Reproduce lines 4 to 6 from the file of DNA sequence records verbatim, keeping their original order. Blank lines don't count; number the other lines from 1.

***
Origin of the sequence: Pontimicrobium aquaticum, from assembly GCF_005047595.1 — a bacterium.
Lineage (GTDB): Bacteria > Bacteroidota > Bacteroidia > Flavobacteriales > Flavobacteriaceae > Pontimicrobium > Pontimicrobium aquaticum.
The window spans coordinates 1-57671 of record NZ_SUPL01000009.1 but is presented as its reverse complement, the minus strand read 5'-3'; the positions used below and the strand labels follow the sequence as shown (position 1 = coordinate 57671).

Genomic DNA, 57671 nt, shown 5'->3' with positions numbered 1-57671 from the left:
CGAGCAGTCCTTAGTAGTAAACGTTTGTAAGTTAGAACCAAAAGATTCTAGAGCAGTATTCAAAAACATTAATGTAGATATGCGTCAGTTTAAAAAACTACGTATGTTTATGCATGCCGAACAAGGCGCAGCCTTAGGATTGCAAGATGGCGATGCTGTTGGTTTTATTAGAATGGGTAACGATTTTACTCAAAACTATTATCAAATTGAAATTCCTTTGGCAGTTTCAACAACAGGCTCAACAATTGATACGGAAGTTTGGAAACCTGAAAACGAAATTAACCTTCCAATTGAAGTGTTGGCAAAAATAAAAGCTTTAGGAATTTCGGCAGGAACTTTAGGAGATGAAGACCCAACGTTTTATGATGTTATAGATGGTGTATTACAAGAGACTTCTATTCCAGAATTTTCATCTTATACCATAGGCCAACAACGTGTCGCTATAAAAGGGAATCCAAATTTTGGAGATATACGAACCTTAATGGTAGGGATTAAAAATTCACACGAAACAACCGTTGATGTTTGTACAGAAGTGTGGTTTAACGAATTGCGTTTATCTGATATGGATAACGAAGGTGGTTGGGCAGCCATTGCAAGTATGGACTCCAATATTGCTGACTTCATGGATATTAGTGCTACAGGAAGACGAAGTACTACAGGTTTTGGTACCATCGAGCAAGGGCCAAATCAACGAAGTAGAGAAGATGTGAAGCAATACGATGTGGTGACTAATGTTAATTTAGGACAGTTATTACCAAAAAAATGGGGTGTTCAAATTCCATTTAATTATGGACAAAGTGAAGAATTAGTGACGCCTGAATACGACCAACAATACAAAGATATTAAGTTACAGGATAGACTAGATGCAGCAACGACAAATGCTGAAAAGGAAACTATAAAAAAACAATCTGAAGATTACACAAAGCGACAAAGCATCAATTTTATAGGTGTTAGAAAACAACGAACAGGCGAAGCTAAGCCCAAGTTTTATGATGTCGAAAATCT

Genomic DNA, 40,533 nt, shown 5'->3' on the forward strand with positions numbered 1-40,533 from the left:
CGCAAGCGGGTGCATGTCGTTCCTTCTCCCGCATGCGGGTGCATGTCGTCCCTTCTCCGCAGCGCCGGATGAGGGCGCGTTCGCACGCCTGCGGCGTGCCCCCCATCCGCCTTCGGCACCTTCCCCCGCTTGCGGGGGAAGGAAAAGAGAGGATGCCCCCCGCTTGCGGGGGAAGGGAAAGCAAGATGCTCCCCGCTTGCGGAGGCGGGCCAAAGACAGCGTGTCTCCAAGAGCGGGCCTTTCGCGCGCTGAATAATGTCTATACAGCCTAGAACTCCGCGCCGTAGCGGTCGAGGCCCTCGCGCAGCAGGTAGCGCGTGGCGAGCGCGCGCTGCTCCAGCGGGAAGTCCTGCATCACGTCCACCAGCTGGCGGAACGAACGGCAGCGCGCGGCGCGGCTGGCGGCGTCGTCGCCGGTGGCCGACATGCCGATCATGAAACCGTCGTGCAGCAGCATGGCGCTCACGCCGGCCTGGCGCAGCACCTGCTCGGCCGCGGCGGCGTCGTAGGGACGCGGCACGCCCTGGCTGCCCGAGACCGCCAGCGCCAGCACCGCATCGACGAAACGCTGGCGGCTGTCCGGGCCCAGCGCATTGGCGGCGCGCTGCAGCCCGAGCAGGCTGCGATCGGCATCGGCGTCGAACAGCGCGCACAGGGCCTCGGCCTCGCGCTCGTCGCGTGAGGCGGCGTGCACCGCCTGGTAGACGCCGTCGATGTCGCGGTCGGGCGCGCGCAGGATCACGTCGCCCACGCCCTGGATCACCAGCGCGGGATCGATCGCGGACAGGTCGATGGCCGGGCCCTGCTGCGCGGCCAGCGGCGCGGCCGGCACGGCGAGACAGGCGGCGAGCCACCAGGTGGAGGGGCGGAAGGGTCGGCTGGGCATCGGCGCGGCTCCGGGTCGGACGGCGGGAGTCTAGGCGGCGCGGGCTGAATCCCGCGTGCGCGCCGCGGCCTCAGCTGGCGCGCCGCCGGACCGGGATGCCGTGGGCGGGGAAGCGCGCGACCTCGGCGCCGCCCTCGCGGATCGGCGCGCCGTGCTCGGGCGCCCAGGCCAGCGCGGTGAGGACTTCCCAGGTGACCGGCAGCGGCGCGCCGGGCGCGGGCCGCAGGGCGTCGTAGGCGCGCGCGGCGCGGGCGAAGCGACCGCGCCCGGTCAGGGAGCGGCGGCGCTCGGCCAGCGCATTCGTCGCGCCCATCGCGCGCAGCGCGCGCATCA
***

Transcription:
Genomic DNA, 57671 nt, shown 5'->3' with positions numbered 1-57671 from the left:
CGAGCAGTCCTTAGTAGTAAACGTTTGTAAGTTAGAACCAAAAGATTCTAGAGCAGTATTCAAAAACATTAATGTAGATATGCGTCAGTTTAAAAAACTACGTATGTTTATGCATGCCGAACAAGGCGCAGCCTTAGGATTGCAAGATGGCGATGCTGTTGGTTTTATTAGAATGGGTAACGATTTTACTCAAAACTATTATCAAATTGAAATTCCTTTGGCAGTTTCAACAACAGGCTCAACAATTGATACGGAAGTTTGGAAACCTGAAAACGAAATTAACCTTCCAATTGAAGTGTTGGCAAAAATAAAAGCTTTAGGAATTTCGGCAGGAACTTTAGGAGATGAAGACCCAACGTTTTATGATGTTATAGATGGTGTATTACAAGAGACTTCTATTCCAGAATTTTCATCTTATACCATAGGCCAACAACGTGTCGCTATAAAAGGGAATCCAAATTTTGGAGATATACGAACCTTAATGGTAGGGATTAAAAATTCACACGAAACAACCGTTGATGTTTGTACAGAAGTGTGGTTTAACGAATTGCGTTTATCTGATATGGATAACGAAGGTGGTTGGGCAGCCATTGCAAGTATGGACTCCAATATTGCTGACTTCATGGATATTAGTGCTACAGGAAGACGAAGTACTACAGGTTTTGGTACCATCGAGCAAGGGCCAAATCAACGAAGTAGAGAAGATGTGAAGCAATACGATGTGGTGACTAATGTTAATTTAGGACAGTTATTACCAAAAAAATGGGGTGTTCAAATTCCATTTAATTATGGACAAAGTGAAGAATTAGTGACGCCTGAATACGACCAACAATACAAAGATATTAAGTTACAGGATAGACTAGATGCAGCAACGACAAATGCTGAAAAGGAAACTATAAAAAAACAATCTGAAGATTACACAAAGCGACAAAGCATCAATTTTATAGGTGTTAGAAAACAACGAACAGGCGAAGCTAAGCCCAAGTTTTATGATGTCGAAAATCT

Genomic DNA, 40,533 nt, shown 5'->3' on the forward strand with positions numbered 1-40,533 from the left: